What inspired you to set up Type 1 Clothing?


"I was diagnosed with Type 1 diabetes when I was 20. I should have been having the time of my life, but I didn’t feel glamourous and I didn’t feel good about myself.

I have to inject anywhere upwards of six times a day, so when I was out I’d often have to go to public toilets and they’re not always the nicest places. I found myself falling into a rut of wearing leggings and jumpers because they were the easiest.

"In September 2015, I was sitting on the sofa wearing an old pair of leggings with a hole in and had the idea of creating clothes that made it easy for people with diabetes.

Fashion never considers health and wellbeing, quite the opposite in fact, but why can’t you have something that looks good and serves a purpose?"

 

How do you hope it will improve people’s lives?


"When I got my diagnosis I was devastated. I consider myself to be quite confident, but I became very depressed. I can’t imagine what it must be like for a young girl in her teens. Feeling confident in yourself really matters. The stories of those who have bought my clothes mean more to me than the orders themselves. Because people know I have diabetes, they trust me and know I understand what they’re going through.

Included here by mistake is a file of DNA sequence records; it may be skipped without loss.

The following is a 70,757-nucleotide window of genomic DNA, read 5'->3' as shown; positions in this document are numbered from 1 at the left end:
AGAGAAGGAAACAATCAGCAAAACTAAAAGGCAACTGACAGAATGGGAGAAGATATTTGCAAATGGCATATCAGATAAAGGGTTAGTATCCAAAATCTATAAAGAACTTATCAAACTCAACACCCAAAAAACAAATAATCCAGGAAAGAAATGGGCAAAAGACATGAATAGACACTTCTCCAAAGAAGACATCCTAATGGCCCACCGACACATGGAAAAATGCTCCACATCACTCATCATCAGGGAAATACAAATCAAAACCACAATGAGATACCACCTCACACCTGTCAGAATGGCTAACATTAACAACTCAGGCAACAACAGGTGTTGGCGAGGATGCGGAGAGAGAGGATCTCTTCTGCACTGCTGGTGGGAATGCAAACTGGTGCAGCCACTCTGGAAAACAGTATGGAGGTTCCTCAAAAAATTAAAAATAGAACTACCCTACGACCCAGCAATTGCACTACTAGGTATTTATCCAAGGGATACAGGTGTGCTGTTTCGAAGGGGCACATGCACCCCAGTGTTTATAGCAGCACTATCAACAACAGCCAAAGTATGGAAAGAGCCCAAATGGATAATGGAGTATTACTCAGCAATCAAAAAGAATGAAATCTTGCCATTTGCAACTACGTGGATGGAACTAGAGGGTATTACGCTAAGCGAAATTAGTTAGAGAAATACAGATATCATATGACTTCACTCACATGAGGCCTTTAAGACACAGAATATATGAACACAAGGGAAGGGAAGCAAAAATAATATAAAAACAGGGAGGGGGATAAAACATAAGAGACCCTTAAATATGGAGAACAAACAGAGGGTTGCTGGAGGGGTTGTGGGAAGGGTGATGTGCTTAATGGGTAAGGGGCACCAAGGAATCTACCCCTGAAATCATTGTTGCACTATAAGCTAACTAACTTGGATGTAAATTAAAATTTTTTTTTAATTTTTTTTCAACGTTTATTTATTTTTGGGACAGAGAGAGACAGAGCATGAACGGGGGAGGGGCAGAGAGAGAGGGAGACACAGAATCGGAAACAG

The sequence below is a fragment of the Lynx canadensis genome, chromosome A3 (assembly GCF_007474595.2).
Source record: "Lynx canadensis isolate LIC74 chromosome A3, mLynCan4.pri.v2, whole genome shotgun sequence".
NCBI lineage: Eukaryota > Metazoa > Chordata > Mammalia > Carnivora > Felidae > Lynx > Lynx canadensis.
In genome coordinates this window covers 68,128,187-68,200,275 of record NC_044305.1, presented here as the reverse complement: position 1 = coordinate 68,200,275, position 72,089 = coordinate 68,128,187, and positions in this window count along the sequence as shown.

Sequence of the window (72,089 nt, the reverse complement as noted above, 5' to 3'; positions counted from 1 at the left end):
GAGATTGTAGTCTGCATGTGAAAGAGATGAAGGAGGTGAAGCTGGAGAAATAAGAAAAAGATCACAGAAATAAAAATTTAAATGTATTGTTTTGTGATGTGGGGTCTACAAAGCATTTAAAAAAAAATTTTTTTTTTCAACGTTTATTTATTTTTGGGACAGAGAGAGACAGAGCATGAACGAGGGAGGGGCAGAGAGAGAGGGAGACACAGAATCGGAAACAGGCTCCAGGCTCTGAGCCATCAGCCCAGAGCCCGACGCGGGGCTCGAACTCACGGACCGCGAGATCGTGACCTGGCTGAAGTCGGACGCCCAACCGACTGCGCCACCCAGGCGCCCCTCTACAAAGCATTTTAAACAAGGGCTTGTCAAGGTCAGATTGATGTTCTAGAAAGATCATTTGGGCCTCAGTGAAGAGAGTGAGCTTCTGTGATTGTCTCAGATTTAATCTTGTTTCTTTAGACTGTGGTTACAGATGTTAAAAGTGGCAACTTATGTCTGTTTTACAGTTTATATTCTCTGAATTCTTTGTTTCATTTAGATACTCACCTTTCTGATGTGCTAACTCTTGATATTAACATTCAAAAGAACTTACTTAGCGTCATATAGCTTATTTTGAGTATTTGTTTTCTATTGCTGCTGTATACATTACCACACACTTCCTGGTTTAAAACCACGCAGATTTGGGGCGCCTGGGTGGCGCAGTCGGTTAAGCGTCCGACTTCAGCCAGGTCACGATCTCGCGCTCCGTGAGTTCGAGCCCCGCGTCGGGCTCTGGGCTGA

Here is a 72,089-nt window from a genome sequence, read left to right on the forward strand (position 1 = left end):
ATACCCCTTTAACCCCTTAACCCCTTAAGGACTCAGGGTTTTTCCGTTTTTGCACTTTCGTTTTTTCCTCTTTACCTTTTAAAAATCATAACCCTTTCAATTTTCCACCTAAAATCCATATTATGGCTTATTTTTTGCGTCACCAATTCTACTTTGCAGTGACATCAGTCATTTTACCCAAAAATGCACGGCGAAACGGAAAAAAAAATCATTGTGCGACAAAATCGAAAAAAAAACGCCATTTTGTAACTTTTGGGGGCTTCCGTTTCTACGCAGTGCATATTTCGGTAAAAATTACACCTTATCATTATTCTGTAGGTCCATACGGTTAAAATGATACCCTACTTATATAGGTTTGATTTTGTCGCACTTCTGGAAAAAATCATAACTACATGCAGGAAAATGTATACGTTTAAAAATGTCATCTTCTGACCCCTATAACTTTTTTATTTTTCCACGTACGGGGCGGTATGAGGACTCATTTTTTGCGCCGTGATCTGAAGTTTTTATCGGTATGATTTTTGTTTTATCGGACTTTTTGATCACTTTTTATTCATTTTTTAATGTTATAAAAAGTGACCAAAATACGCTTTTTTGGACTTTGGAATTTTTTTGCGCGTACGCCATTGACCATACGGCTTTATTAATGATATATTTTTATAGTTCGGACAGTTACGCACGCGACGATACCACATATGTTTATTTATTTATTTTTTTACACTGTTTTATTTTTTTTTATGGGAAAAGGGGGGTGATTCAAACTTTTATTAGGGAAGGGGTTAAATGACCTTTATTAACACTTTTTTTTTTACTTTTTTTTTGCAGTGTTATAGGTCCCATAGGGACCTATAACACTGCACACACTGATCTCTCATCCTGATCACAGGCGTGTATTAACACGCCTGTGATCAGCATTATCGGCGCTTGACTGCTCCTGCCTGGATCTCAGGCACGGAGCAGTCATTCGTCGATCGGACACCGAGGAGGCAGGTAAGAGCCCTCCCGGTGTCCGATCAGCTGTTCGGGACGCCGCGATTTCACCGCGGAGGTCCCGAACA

"I hope the range will also be a catalyst to start discussions and raise awareness."

"I had one man in his 50s who got in touch to ask when we were bringing out a men’s range – he said he’d been waiting for clothing like this all his life. I also heard from a mum who was really worried about how her daughter would cope with diabetes when she became a teenager and said these clothes would make a big difference to her confidence.

"Sometimes we trivialise things and presume that people just cope, but these things are important. When your emotional wellbeing is not 100 per cent, then you don’t feel like looking after yourself properly, but you can’t afford not to look after yourself when you have a life threatening condition like diabetes.

"On a practical level I hope my range solves a problem, but I also hope it will be a catalyst to start discussions and raise awareness about what is one of the most common, but least understood conditions."